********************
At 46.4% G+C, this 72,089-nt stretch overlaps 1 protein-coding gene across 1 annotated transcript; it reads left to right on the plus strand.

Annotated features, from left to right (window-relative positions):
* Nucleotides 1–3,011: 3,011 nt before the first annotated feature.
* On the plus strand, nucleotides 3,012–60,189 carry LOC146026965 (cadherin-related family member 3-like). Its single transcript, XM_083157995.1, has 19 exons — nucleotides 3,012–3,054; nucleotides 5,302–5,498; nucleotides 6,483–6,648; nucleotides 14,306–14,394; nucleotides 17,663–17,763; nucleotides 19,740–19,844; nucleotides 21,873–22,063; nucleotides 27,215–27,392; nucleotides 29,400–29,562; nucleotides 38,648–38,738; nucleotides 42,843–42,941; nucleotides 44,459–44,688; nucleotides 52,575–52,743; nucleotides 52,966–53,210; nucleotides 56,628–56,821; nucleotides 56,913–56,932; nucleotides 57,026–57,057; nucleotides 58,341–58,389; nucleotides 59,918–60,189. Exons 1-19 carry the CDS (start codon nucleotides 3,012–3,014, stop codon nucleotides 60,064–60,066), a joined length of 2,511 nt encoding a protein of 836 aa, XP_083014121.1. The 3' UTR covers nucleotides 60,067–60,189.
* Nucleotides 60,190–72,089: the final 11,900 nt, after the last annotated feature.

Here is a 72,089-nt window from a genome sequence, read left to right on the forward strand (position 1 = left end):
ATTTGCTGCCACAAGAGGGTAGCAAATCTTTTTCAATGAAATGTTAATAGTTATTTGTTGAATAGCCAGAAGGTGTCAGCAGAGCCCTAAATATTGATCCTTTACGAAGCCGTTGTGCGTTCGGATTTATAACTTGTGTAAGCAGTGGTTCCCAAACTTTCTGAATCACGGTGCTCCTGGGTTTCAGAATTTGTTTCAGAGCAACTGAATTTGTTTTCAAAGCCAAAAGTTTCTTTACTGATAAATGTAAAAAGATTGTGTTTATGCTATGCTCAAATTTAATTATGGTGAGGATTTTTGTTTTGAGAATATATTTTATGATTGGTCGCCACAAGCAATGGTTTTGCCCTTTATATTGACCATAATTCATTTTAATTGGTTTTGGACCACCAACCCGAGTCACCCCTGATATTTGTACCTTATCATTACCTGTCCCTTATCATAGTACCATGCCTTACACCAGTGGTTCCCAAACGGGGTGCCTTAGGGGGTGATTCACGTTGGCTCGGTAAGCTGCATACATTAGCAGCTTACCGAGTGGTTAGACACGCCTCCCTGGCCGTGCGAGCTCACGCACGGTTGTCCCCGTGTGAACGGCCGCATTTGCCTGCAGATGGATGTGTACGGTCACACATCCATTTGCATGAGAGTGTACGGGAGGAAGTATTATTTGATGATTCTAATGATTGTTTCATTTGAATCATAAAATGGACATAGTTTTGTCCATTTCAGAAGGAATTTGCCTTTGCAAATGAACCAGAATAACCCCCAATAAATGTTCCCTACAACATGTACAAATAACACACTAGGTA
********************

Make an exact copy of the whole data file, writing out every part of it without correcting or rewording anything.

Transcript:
At 46.4% G+C, this 72,089-nt stretch overlaps 1 protein-coding gene across 1 annotated transcript; it reads left to right on the plus strand.

Annotated features, from left to right (window-relative positions):
* Nucleotides 1–3,011: 3,011 nt before the first annotated feature.
* On the plus strand, nucleotides 3,012–60,189 carry LOC146026965 (cadherin-related family member 3-like). Its single transcript, XM_083157995.1, has 19 exons — nucleotides 3,012–3,054; nucleotides 5,302–5,498; nucleotides 6,483–6,648; nucleotides 14,306–14,394; nucleotides 17,663–17,763; nucleotides 19,740–19,844; nucleotides 21,873–22,063; nucleotides 27,215–27,392; nucleotides 29,400–29,562; nucleotides 38,648–38,738; nucleotides 42,843–42,941; nucleotides 44,459–44,688; nucleotides 52,575–52,743; nucleotides 52,966–53,210; nucleotides 56,628–56,821; nucleotides 56,913–56,932; nucleotides 57,026–57,057; nucleotides 58,341–58,389; nucleotides 59,918–60,189. Exons 1-19 carry the CDS (start codon nucleotides 3,012–3,014, stop codon nucleotides 60,064–60,066), a joined length of 2,511 nt encoding a protein of 836 aa, XP_083014121.1. The 3' UTR covers nucleotides 60,067–60,189.
* Nucleotides 60,190–72,089: the final 11,900 nt, after the last annotated feature.

Here is a 72,089-nt window from a genome sequence, read left to right on the forward strand (position 1 = left end):
ATTTGCTGCCACAAGAGGGTAGCAAATCTTTTTCAATGAAATGTTAATAGTTATTTGTTGAATAGCCAGAAGGTGTCAGCAGAGCCCTAAATATTGATCCTTTACGAAGCCGTTGTGCGTTCGGATTTATAACTTGTGTAAGCAGTGGTTCCCAAACTTTCTGAATCACGGTGCTCCTGGGTTTCAGAATTTGTTTCAGAGCAACTGAATTTGTTTTCAAAGCCAAAAGTTTCTTTACTGATAAATGTAAAAAGATTGTGTTTATGCTATGCTCAAATTTAATTATGGTGAGGATTTTTGTTTTGAGAATATATTTTATGATTGGTCGCCACAAGCAATGGTTTTGCCCTTTATATTGACCATAATTCATTTTAATTGGTTTTGGACCACCAACCCGAGTCACCCCTGATATTTGTACCTTATCATTACCTGTCCCTTATCATAGTACCATGCCTTACACCAGTGGTTCCCAAACGGGGTGCCTTAGGGGGTGATTCACGTTGGCTCGGTAAGCTGCATACATTAGCAGCTTACCGAGTGGTTAGACACGCCTCCCTGGCCGTGCGAGCTCACGCACGGTTGTCCCCGTGTGAACGGCCGCATTTGCCTGCAGATGGATGTGTACGGTCACACATCCATTTGCATGAGAGTGTACGGGAGGAAGTATTATTTGATGATTCTAATGATTGTTTCATTTGAATCATAAAATGGACATAGTTTTGTCCATTTCAGAAGGAATTTGCCTTTGCAAATGAACCAGAATAACCCCCAATAAATGTTCCCTACAACATGTACAAATAACACACTAGGTA